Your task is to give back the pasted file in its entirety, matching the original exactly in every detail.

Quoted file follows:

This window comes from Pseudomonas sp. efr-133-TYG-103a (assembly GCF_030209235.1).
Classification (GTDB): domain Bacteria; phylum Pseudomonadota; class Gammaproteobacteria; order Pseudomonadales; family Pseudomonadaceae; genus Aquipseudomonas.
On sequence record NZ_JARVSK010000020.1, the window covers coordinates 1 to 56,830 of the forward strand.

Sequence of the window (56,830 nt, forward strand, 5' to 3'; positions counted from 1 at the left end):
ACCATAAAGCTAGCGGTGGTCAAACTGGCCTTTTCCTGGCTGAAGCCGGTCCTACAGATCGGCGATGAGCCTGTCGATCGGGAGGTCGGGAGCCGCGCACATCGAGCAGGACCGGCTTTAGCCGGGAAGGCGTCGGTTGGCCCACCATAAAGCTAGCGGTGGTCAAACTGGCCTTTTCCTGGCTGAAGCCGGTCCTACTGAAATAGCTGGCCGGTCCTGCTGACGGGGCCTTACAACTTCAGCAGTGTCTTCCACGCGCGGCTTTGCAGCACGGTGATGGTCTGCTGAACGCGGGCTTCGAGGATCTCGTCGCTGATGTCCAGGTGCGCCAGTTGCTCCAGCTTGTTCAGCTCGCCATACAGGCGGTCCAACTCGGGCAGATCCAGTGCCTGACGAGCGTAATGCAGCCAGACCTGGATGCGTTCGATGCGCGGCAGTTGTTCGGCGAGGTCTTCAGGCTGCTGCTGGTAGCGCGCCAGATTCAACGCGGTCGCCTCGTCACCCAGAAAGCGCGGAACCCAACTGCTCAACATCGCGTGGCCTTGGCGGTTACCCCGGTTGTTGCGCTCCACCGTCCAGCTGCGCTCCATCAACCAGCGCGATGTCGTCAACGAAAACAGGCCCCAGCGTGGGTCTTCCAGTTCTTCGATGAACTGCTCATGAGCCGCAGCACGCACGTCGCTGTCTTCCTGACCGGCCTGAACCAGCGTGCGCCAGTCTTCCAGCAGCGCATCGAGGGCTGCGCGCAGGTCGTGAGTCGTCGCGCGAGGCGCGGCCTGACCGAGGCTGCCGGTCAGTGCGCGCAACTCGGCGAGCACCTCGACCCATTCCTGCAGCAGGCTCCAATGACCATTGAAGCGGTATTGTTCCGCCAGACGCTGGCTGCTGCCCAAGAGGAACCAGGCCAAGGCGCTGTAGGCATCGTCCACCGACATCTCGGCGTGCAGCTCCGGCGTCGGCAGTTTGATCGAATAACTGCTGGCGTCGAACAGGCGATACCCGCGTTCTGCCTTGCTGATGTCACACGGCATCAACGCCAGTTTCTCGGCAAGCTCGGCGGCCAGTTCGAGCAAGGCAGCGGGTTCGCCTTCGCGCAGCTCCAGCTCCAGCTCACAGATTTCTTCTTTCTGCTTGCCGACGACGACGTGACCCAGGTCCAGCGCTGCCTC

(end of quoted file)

This window comes from Pseudomonas sp. efr-133-TYG-103a (assembly GCF_030209235.1).
Classification (GTDB): domain Bacteria; phylum Pseudomonadota; class Gammaproteobacteria; order Pseudomonadales; family Pseudomonadaceae; genus Aquipseudomonas.
On sequence record NZ_JARVSK010000020.1, the window covers coordinates 1 to 56,830 of the forward strand.

Sequence of the window (56,830 nt, forward strand, 5' to 3'; positions counted from 1 at the left end):
ACCATAAAGCTAGCGGTGGTCAAACTGGCCTTTTCCTGGCTGAAGCCGGTCCTACAGATCGGCGATGAGCCTGTCGATCGGGAGGTCGGGAGCCGCGCACATCGAGCAGGACCGGCTTTAGCCGGGAAGGCGTCGGTTGGCCCACCATAAAGCTAGCGGTGGTCAAACTGGCCTTTTCCTGGCTGAAGCCGGTCCTACTGAAATAGCTGGCCGGTCCTGCTGACGGGGCCTTACAACTTCAGCAGTGTCTTCCACGCGCGGCTTTGCAGCACGGTGATGGTCTGCTGAACGCGGGCTTCGAGGATCTCGTCGCTGATGTCCAGGTGCGCCAGTTGCTCCAGCTTGTTCAGCTCGCCATACAGGCGGTCCAACTCGGGCAGATCCAGTGCCTGACGAGCGTAATGCAGCCAGACCTGGATGCGTTCGATGCGCGGCAGTTGTTCGGCGAGGTCTTCAGGCTGCTGCTGGTAGCGCGCCAGATTCAACGCGGTCGCCTCGTCACCCAGAAAGCGCGGAACCCAACTGCTCAACATCGCGTGGCCTTGGCGGTTACCCCGGTTGTTGCGCTCCACCGTCCAGCTGCGCTCCATCAACCAGCGCGATGTCGTCAACGAAAACAGGCCCCAGCGTGGGTCTTCCAGTTCTTCGATGAACTGCTCATGAGCCGCAGCACGCACGTCGCTGTCTTCCTGACCGGCCTGAACCAGCGTGCGCCAGTCTTCCAGCAGCGCATCGAGGGCTGCGCGCAGGTCGTGAGTCGTCGCGCGAGGCGCGGCCTGACCGAGGCTGCCGGTCAGTGCGCGCAACTCGGCGAGCACCTCGACCCATTCCTGCAGCAGGCTCCAATGACCATTGAAGCGGTATTGTTCCGCCAGACGCTGGCTGCTGCCCAAGAGGAACCAGGCCAAGGCGCTGTAGGCATCGTCCACCGACATCTCGGCGTGCAGCTCCGGCGTCGGCAGTTTGATCGAATAACTGCTGGCGTCGAACAGGCGATACCCGCGTTCTGCCTTGCTGATGTCACACGGCATCAACGCCAGTTTCTCGGCAAGCTCGGCGGCCAGTTCGAGCAAGGCAGCGGGTTCGCCTTCGCGCAGCTCCAGCTCCAGCTCACAGATTTCTTCTTTCTGCTTGCCGACGACGACGTGACCCAGGTCCAGCGCTGCCTC